“Womps” is my family’s word, too. Glad to see we’re not the only ones. :)

Julie_the_Great October 24, 2011 at 11:40 am

Yay! I like “womps” and I think it will be our new word too!

Shannon July 21, 2009 at 4:41 am

That is great to know. I think I have a bit of prude in me too as I shudder at all the cursing online. Sometimes people will have a wonderful, well thought out post and ruin it with an out of place, unnecessary f-bomb.


Shallyse July 21, 2009 at 9:28 am

Well, I'm a bit of a prude, too. At least when it comes to language (not to say I haven't dropped the occasional expletive in the heat of the moment, but I try…).

I love the commitment to good, funny blogging without feeling the need to drop an f-bomb into every other sentence.

And I'm totally stealing the word "fuzzle." Do you ever make buttons to share with other bloggers? I love the "F-Bomb free" button on your blog! :)


Shan @Last Shreds Of July 21, 2009 at 11:50 am

Well, FUZZLE!!


Janice (5 Minutes fo July 28, 2009 at 5:02 pm

You are a riot! I am right there with you. In person, but not around my children, I have been known to curse. But not in the written word. (Wait do IMs count???)


Shannon (The Mommy-F July 29, 2009 at 5:38 am

Well put! I totally agree with you about not cursing in the written word. I've been known to let a few words slip (like when someone cuts me off or drop something heavy on my foot), but make every attempt to not do so on my blog :)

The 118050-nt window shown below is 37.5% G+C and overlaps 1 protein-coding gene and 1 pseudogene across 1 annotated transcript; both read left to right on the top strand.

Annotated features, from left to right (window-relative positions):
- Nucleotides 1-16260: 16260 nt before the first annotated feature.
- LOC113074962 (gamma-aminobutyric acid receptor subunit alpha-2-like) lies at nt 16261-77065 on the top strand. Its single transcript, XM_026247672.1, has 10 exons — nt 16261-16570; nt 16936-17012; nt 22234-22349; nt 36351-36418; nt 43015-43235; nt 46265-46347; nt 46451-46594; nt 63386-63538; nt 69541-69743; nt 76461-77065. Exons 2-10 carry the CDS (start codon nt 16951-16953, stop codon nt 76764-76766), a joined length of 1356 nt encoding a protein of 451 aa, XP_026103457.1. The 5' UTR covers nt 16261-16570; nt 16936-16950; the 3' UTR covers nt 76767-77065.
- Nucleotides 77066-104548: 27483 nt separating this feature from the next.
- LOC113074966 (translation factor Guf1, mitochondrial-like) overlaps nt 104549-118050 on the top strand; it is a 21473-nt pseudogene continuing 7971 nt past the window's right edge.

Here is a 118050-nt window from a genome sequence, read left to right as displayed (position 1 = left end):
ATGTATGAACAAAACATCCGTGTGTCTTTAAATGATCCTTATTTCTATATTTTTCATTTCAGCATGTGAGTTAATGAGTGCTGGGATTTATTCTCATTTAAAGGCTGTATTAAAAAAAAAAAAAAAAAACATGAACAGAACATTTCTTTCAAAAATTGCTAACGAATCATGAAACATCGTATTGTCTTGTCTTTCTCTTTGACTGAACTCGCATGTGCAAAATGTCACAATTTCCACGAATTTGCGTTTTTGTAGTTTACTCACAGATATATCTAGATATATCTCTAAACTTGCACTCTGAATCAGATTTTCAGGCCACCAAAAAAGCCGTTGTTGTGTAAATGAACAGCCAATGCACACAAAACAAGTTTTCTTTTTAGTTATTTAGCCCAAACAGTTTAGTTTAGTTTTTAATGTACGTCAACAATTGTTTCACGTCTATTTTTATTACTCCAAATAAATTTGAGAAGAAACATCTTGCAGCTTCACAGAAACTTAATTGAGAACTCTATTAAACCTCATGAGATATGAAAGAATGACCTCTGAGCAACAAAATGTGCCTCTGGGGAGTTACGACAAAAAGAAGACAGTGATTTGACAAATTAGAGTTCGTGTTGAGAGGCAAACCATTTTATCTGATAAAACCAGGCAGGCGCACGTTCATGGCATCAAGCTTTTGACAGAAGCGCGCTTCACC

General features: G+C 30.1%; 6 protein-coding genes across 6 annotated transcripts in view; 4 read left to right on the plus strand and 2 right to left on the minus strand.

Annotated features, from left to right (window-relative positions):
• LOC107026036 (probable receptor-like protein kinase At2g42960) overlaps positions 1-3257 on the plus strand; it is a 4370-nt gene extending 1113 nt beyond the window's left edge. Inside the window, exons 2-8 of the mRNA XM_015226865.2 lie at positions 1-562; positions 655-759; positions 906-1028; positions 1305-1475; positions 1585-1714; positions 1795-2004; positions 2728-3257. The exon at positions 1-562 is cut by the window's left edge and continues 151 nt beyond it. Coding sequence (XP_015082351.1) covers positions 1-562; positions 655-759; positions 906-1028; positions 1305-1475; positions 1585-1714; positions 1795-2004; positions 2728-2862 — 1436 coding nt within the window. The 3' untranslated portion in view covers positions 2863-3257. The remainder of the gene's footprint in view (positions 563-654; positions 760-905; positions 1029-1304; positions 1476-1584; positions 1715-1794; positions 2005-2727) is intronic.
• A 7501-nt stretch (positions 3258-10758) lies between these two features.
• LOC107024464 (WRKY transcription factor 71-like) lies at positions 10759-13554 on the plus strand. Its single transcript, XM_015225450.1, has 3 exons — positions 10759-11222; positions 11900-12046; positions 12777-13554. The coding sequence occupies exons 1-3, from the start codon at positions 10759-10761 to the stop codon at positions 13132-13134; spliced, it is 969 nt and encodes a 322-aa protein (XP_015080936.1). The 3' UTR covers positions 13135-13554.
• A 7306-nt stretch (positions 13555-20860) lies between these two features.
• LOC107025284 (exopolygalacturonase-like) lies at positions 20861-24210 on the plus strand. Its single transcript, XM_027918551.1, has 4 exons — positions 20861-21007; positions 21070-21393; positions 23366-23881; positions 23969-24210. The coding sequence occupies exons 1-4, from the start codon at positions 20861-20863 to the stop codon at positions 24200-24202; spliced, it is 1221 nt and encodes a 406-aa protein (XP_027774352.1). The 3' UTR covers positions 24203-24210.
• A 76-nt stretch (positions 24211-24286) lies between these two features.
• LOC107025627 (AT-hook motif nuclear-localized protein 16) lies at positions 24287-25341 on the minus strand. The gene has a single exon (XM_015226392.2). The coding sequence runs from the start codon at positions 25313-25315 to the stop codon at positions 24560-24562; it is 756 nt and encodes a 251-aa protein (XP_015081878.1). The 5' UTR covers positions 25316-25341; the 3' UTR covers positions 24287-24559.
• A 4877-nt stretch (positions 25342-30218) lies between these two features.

Thanks for sharing –


Preston July 29, 2009 at 6:46 am

Totally digging your blog here. Glad to see someone taking a stand on the F-Bomb. Besides, Fuzzle is growing on me. It's so versatile:

What the Fuzzle?

Fuzzle Me!

Fuzzle You, You Fuzzler!

I could do this all day…


Telling Dad July 29, 2009 at 6:52 am

LOL! See? Fuzzle can be addicting. You'll make your point, feel better, and people won't be offended. What better way to insult people if they can't help but laugh. Fuzzle offers a wealth of derivations as you're discovering, lol!

Tiffany July 29, 2009 at 7:10 pm

Totally NOT a fan of cursing. Just don't really get it I guess. I like Fuzzle. Sounds….fuzzy.


Lisa September 16, 2009 at 12:14 pm

There is one site where I think the f-bombs are appropriate, and that's at http://www, Hilarious!

But I have to admit, I do like fuzzle.


erin October 11, 2009 at 10:58 am

LMAO! Fuzzle! I need to adopt that. And although I do drop an F-Bomb here and there in person … when driving often … as do my passengers – lol- I don't often write it? I do like the good ol' cartoony #@$%*% when mad. But I might steal Fuzzle for driving. The kids are starting to repeat some of my poorly chosen words.


joel October 15, 2009 at 3:42 am

i cant say i dont drop f-bombs all over the place, but i will respect your blog and not drop one here. rather, i will say "frankenheimer" is a good word to substitute, as is "frans defrens"


Janis @ SneakPeek October 18, 2009 at 3:37 am

Well fuzzle that!

I agree Greg good humor can be F-bomb free. I think I have managed that (so far). Although I think I may have used a WTF? (does that count?)


Kristine October 30, 2009 at 2:16 pm

I love this.

I am certain that the best humor is (at least mostly) profanity-free.

Which is why I do not have a book deal. (Okay, there's probably other reasons there, too.)

No self control, this one.